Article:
WHO CAN TAKE ACTION

The Climate Change Working Group (residents, businesses, and community organizations) meet to help update the Climate Action Plan.

Outcome 

As of 2013, it adopted these climate actions:

  • Cool roof ordinance in 2012.
  • Shade tree policy along streets and in parking lots in 2012.
  • CA Green Building Standards Code in 2010 (before the required date).
  • Voluntary Green Building Plus program offered expedited permitting in 2011.
  • Conversion of 100% of their public transit fleet to alternative fuel vehicles.
  • Solar ready ordinances in 2009. Over 1,500 new residential units adopted pre-wiring and pre-plumbing standards for solar panels and solar hot water.
  • Landscape Water Conservation Ordinance in 2010.

BUDGET TO COORDINATE THE PROGRAM

As of 2011, initial implementation of all 11 strategies phased in over three years cost $554,000.  Existing funding sources will allow for at least 8 of 11 strategies to be fully or partially implemented (read more).  Ongoing implementation of the 11 strategies will cost $337,000 annually and will be partially covered through existing funding sources and grants.

CONTACT

Robert Beamon, Administrative Services Manager, City of Chula Vista, rbeamon@ci.chula-vista.ca.us

LAST UPDATED

November 1, 2015

San Diego General Plan

First CA city plan to address climate change after CA Global Warming Solutions Act of 2006 (General Plan), 2008

SAN DIEGO, CA

San Diego General Plan. Photo from the American Planning Association.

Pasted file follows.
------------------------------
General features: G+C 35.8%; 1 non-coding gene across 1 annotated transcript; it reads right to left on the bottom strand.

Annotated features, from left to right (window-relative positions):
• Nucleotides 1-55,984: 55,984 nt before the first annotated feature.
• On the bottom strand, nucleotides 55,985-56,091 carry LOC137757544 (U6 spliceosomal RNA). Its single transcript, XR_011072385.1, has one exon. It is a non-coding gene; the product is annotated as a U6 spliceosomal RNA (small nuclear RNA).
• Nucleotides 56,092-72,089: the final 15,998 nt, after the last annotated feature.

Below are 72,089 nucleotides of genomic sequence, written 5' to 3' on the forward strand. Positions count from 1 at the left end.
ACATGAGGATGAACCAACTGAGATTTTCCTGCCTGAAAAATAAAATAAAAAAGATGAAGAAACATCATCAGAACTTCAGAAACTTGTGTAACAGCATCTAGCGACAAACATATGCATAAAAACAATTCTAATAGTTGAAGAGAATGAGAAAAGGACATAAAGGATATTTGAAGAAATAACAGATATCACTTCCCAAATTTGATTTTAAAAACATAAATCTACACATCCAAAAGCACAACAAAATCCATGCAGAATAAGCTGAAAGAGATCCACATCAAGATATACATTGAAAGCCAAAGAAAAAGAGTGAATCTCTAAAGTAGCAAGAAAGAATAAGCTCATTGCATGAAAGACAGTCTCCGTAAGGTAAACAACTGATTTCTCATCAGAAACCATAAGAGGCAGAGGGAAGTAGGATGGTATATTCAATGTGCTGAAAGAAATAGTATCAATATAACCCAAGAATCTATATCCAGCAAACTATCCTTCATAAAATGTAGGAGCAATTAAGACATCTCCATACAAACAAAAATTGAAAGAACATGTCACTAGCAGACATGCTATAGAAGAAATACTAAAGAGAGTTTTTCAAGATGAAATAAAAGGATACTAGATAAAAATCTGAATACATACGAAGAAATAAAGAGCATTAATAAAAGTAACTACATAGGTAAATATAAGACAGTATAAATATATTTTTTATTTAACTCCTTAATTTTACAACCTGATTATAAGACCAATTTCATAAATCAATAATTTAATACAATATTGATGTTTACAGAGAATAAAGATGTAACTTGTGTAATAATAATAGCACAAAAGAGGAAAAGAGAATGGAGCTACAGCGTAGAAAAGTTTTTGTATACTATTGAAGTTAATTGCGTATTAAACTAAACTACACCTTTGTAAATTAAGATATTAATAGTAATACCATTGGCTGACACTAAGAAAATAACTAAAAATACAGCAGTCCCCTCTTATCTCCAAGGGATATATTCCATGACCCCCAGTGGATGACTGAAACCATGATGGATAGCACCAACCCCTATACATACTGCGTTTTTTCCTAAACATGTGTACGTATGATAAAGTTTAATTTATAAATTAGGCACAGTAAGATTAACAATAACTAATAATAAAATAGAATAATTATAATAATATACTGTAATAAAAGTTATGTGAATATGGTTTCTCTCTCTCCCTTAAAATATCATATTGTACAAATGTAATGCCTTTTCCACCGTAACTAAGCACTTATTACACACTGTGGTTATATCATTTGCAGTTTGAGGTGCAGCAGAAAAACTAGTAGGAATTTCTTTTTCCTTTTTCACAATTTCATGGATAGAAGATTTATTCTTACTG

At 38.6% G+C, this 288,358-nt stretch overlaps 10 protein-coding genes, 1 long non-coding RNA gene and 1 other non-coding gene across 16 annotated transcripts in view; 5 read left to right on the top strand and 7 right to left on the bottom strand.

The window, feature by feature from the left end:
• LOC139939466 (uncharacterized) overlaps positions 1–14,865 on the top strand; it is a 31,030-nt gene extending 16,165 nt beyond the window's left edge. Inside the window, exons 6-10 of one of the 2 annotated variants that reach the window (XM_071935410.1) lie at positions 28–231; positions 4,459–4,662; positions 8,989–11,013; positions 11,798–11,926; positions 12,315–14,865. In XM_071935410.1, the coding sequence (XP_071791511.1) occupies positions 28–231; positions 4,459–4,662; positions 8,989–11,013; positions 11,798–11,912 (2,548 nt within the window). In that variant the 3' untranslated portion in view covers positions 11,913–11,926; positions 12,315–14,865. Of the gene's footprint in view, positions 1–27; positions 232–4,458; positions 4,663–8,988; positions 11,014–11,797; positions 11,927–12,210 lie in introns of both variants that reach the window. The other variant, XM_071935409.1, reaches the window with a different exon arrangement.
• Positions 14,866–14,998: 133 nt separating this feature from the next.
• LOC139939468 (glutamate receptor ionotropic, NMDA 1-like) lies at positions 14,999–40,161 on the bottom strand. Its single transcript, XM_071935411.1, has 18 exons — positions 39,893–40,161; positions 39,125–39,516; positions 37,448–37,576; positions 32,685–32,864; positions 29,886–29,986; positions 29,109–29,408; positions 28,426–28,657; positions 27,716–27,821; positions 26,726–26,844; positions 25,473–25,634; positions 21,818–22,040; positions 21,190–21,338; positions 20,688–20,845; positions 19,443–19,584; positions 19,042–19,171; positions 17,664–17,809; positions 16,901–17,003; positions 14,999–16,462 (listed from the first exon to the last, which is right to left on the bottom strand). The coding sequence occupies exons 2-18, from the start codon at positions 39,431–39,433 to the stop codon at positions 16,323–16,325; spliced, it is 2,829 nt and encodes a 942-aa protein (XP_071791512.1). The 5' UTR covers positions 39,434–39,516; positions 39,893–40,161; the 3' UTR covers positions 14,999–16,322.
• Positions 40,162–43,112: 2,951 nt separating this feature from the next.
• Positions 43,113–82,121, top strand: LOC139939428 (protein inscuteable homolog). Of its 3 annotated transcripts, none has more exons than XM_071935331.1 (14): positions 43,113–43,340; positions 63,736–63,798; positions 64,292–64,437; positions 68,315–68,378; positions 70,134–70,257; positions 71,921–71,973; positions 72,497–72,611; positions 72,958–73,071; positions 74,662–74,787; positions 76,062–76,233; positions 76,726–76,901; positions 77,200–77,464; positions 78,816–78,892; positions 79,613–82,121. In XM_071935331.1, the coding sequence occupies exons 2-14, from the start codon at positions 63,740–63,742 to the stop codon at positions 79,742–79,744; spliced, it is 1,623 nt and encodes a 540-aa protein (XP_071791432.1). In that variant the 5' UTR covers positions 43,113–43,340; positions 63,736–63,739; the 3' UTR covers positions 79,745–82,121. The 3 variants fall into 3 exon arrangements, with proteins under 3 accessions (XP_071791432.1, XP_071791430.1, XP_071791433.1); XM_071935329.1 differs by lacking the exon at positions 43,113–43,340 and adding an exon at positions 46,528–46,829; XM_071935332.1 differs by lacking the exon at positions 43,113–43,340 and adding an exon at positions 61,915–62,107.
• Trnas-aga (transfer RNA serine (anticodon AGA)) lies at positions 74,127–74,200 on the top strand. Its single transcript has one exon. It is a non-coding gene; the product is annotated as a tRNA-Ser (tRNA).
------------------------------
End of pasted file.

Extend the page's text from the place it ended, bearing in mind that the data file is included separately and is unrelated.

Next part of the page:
San Diego General Plan. Photo from the American Planning Association.

HOW IT CAN BENEFIT YOU

As of 2015, more than half of the world’s population is living in cities.  So city policies can make a big impact to protect our health and planet.  

Less than 4% of land in San Diego was available for development as of 2008.  So San Diego created a General Plan based on the City of Villages smart growth strategy of mixed-use (residential and commercial) neighborhoods that:

  • Have green buildings and clean technology industries.
  • Are walkable, accessible by public transit water and energy efficient.
  • Preserve open spaces and urban forests.

WHY IT'S A LEADING PROGRAM

It was the first California city general plan to address climate change after the CA Global Warming Solutions Act of 2006 passed requiring CA to reduce its pollution (greenhouse gas emissions) to 1990 levels by 2020.

GOAL

To provide a policy framework for how San Diego should plan for projected growth and public services for 20 to 30 years.

WHO CAN TAKE ACTION

City staff and community members worked on, and can update the plan.

SUPPORT & OPPOSITION

Watch this video on how the planning process involved 260 public meetings and got unanimous buy-in from City Council, and received the 2010 American Planning Association Daniel Burnham Award for a Comprehensive Plan.

ISSUES & BARRIERS

Some of the main issues were balancing needs for outward expansion and investment in existing communities, addressing infrastructure and environmental justice, preserving neighborhoods, and comprehensively incorporating sustainability.

LEGAL ISSUES

City planners followed the general plan guidance offered by the California Office of Planning and Research.

BUDGET TO COORDINATE THE PROGRAM

The majority of the plan was prepared by city staff.  They worked with consultants to update the plan.

CONTACT

Nancy Bragado, Deputy Director, Planning Department, City of San Diego, 619-533-4549, nsbragado@sandiego.gov

LAST UPDATED

September 15, 2015